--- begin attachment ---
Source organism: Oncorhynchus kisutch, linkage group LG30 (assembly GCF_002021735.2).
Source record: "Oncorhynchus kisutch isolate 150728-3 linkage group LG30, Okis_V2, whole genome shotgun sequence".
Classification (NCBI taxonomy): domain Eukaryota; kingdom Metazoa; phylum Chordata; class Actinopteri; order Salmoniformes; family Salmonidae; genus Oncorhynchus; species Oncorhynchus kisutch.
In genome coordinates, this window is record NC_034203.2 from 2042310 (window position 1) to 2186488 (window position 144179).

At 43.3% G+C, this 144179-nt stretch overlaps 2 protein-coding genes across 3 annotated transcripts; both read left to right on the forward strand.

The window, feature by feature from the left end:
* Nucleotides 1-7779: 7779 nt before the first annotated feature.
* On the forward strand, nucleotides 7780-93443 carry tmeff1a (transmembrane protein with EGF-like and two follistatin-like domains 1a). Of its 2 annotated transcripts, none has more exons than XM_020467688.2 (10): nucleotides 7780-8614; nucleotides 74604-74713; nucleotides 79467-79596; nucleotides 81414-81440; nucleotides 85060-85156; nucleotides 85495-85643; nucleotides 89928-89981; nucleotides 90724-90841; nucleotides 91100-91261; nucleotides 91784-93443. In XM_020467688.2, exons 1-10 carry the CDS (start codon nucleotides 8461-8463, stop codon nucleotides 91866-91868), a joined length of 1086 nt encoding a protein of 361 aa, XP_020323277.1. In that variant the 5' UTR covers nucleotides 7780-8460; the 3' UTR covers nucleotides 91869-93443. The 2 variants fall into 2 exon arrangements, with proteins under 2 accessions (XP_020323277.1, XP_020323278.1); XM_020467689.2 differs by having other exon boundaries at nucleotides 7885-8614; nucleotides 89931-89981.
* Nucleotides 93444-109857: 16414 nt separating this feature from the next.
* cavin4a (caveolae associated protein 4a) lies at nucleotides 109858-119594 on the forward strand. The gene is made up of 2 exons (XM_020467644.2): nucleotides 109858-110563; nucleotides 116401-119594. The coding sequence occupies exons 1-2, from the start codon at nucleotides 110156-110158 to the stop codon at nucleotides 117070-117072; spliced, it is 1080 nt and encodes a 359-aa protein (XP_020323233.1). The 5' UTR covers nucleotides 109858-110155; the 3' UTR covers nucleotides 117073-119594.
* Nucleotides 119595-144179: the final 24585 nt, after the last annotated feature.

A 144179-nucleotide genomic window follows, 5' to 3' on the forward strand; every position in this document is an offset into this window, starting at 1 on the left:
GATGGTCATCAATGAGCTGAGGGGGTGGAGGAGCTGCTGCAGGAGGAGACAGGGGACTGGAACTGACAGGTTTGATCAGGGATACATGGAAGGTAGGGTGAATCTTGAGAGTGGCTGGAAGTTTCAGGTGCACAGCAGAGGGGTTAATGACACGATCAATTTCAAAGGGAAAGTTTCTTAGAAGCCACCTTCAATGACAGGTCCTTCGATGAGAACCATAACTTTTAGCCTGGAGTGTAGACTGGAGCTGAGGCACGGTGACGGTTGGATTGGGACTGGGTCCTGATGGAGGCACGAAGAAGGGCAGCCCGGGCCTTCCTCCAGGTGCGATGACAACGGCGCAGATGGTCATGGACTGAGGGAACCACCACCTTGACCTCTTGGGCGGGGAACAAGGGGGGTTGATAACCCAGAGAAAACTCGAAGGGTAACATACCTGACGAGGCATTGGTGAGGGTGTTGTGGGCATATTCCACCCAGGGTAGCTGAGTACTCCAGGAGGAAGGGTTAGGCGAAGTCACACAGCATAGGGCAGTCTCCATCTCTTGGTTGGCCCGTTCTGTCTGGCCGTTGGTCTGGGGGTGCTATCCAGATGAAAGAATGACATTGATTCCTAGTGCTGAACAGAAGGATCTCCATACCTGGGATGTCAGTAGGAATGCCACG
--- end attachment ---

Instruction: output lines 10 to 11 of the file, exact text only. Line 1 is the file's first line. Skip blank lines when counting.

* cavin4a (caveolae associated protein 4a) lies at nucleotides 109858-119594 on the forward strand. The gene is made up of 2 exons (XM_020467644.2): nucleotides 109858-110563; nucleotides 116401-119594. The coding sequence occupies exons 1-2, from the start codon at nucleotides 110156-110158 to the stop codon at nucleotides 117070-117072; spliced, it is 1080 nt and encodes a 359-aa protein (XP_020323233.1). The 5' UTR covers nucleotides 109858-110155; the 3' UTR covers nucleotides 117073-119594.
* Nucleotides 119595-144179: the final 24585 nt, after the last annotated feature.